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Drama Games and Activities: Day One Stand Still

written by: Beth Taylor • edited by: SForsyth • updated: 3/2/2012

This is an introductory activity for a drama lesson plan series. It is a good first class exercise for beginner drama students and it will help them to prepare and focus for the class.

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    Many drama coaches like to start workshops with fun ice-breakers in which people learn each other's names. However, the following exercise is of much greater importance. Do it in addition to or instead of the ice-breakers, but do it on the first day.

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    Standing Still

    Any group of thespians who want to work together need to develop group awareness and respect. There are a few activities that I use at the beginning of any drama workshop to prep my students to work safely and with respect for each other.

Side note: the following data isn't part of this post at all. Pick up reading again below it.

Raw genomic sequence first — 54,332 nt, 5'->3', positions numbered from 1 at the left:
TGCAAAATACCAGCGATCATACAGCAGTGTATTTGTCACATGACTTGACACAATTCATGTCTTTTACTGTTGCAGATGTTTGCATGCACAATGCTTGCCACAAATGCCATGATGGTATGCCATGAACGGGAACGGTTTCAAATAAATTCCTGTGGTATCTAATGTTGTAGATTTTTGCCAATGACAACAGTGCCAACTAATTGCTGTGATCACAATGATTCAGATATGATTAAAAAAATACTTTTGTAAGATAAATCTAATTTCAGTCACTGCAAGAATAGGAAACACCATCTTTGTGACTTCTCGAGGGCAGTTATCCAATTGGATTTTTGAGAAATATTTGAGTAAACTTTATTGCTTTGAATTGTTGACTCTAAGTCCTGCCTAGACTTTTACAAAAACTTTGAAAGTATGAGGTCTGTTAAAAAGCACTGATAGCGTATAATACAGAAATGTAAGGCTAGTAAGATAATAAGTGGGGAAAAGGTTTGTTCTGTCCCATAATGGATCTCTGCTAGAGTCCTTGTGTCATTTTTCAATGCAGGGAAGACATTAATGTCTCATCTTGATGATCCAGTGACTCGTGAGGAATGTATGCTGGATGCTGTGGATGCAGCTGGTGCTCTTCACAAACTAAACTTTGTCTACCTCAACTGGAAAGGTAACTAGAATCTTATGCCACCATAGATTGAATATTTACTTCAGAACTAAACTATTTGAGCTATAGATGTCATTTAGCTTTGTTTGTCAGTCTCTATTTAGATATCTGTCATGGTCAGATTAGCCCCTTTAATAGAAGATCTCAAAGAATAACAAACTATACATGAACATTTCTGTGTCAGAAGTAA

The first is "Standing Still." To lead students in this activity, separate the class into two groups, A and B. Have them form two straight lines, As facing Bs. Everybody takes a few steps back. As sit down -- they are the audience. Bs are onstage.

    Instruct Bs to simply stand there. Relax, but don't move. Do nothing. And, like any polite and respectful audience, the As are to simply sit and watch. Expect there to be some giggling and nervousness. As the teacher, remain relaxed and hold your ground. Wait patiently for the giggling to subside.

    When As are calmly watching, and Bs have become quiet and seem more comfortable just standing there being stared at, look at the clock. After about two minutes have gone by, As stand up and Bs sit down. Do it all over again. Remember that when the As have settled down and stopped giggling nervously to watch the time for two minutes. Then, the exercise is over.

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    How Does it Help?

    This simple activity has a huge impact on how your students will behave in class. You have just primed them to:

    • Be respectful when other people are working.
    • Pay attention to each other perform.
    • Feel comfortable and safe with the class watching them.
    • Have a sense of camaraderie and group experience -- even though you just started.

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